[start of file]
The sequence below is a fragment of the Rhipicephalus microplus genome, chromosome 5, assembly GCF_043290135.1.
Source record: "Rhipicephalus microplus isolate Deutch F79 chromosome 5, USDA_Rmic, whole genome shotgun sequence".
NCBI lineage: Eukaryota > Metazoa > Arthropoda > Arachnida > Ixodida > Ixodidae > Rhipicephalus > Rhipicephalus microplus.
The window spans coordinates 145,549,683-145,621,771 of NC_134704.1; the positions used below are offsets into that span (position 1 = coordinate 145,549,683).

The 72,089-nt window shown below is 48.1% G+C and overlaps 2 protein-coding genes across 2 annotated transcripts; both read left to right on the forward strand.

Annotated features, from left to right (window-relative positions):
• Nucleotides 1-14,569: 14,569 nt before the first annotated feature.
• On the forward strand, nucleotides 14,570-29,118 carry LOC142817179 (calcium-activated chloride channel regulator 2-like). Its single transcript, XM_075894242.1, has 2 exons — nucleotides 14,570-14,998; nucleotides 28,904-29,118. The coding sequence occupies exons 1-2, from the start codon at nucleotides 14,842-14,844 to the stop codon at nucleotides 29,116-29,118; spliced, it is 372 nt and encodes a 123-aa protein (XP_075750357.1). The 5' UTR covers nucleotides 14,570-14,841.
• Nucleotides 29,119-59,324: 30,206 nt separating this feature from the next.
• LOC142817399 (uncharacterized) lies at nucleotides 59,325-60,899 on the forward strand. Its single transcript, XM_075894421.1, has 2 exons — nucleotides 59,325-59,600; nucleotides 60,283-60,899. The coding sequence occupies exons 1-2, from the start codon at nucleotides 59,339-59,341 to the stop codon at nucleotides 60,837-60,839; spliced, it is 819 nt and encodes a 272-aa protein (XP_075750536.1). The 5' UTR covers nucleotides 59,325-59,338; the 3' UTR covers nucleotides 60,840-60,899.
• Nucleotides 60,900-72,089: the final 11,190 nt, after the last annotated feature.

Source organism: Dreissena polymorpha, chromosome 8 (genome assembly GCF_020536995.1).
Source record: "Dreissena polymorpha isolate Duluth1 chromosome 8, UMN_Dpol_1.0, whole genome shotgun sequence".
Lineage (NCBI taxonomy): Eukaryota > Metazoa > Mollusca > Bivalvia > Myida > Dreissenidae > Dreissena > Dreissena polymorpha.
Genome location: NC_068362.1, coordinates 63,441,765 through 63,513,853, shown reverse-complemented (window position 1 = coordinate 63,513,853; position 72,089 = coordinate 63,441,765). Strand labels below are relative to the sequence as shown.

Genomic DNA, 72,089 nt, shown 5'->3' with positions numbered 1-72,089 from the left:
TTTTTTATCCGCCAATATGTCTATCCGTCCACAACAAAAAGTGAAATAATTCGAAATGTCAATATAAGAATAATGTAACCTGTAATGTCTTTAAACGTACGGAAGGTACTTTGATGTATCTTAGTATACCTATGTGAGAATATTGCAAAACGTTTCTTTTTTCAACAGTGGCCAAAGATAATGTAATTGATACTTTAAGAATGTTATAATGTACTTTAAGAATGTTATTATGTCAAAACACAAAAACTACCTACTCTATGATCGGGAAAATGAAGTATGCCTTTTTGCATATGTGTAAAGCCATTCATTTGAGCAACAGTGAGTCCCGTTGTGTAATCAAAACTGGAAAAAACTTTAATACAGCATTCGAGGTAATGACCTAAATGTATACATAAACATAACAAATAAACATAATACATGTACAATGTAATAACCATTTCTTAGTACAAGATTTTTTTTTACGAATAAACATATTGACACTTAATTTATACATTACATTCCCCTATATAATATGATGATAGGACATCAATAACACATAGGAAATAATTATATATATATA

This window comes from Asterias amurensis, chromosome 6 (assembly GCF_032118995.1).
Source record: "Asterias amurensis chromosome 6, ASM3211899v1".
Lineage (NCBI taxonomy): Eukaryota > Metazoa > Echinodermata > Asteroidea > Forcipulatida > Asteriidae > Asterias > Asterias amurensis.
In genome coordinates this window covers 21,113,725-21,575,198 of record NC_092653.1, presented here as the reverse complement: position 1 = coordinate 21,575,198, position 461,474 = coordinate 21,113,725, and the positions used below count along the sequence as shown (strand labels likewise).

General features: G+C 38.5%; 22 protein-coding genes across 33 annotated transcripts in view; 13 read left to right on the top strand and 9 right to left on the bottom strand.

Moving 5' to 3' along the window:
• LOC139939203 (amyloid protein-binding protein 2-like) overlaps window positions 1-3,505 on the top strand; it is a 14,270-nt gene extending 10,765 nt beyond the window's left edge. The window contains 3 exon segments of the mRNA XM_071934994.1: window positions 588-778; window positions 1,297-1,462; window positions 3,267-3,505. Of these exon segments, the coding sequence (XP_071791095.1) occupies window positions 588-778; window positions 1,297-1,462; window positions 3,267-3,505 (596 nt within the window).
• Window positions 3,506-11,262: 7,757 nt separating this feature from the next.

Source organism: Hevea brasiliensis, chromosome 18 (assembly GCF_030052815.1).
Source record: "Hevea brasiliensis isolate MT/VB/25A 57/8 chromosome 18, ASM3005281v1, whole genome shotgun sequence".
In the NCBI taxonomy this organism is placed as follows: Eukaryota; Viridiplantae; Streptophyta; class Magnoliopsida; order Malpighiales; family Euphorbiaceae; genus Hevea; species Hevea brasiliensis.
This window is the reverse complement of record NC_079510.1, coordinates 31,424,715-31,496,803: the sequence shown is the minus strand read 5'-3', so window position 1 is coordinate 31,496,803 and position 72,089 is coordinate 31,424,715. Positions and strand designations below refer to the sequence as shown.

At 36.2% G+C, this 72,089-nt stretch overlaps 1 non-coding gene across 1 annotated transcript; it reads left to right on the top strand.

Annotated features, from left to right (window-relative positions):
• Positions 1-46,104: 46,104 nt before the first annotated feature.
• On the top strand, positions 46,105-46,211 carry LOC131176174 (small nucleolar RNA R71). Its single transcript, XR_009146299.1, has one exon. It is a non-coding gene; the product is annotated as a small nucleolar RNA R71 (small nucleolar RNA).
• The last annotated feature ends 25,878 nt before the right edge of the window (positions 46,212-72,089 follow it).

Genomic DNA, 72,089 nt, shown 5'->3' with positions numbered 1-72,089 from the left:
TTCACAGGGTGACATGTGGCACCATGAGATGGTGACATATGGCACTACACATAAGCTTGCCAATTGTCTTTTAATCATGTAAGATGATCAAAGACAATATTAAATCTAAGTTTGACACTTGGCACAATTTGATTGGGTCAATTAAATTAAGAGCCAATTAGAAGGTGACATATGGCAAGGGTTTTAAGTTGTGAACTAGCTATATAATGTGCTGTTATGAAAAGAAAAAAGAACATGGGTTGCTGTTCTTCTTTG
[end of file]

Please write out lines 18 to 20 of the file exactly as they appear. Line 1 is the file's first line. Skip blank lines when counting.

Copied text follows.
This window comes from Asterias amurensis, chromosome 6 (assembly GCF_032118995.1).
Source record: "Asterias amurensis chromosome 6, ASM3211899v1".
Lineage (NCBI taxonomy): Eukaryota > Metazoa > Echinodermata > Asteroidea > Forcipulatida > Asteriidae > Asterias > Asterias amurensis.